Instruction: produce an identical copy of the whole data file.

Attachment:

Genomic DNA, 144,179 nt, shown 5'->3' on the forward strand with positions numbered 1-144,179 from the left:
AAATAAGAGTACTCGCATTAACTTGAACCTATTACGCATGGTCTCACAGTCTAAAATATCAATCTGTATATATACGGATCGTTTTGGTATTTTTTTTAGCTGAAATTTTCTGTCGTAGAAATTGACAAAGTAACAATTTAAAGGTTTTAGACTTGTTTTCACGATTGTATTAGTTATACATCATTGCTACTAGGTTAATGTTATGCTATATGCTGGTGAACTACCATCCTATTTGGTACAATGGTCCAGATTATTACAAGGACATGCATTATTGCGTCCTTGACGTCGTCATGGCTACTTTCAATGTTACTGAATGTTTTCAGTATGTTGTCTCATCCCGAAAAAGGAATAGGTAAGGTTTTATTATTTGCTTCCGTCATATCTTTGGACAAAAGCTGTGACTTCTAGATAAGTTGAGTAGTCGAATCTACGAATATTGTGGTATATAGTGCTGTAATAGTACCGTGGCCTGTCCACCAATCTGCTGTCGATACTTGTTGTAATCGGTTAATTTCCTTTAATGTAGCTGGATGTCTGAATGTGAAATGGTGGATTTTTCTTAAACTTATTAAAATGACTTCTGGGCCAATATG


Genomic DNA, 144,179 nt, shown 5'->3' on the forward strand with positions numbered 1-144,179 from the left:
AAATAAGAGTACTCGCATTAACTTGAACCTATTACGCATGGTCTCACAGTCTAAAATATCAATCTGTATATATACGGATCGTTTTGGTATTTTTTTTAGCTGAAATTTTCTGTCGTAGAAATTGACAAAGTAACAATTTAAAGGTTTTAGACTTGTTTTCACGATTGTATTAGTTATACATCATTGCTACTAGGTTAATGTTATGCTATATGCTGGTGAACTACCATCCTATTTGGTACAATGGTCCAGATTATTACAAGGACATGCATTATTGCGTCCTTGACGTCGTCATGGCTACTTTCAATGTTACTGAATGTTTTCAGTATGTTGTCTCATCCCGAAAAAGGAATAGGTAAGGTTTTATTATTTGCTTCCGTCATATCTTTGGACAAAAGCTGTGACTTCTAGATAAGTTGAGTAGTCGAATCTACGAATATTGTGGTATATAGTGCTGTAATAGTACCGTGGCCTGTCCACCAATCTGCTGTCGATACTTGTTGTAATCGGTTAATTTCCTTTAATGTAGCTGGATGTCTGAATGTGAAATGGTGGATTTTTCTTAAACTTATTAAAATGACTTCTGGGCCAATATG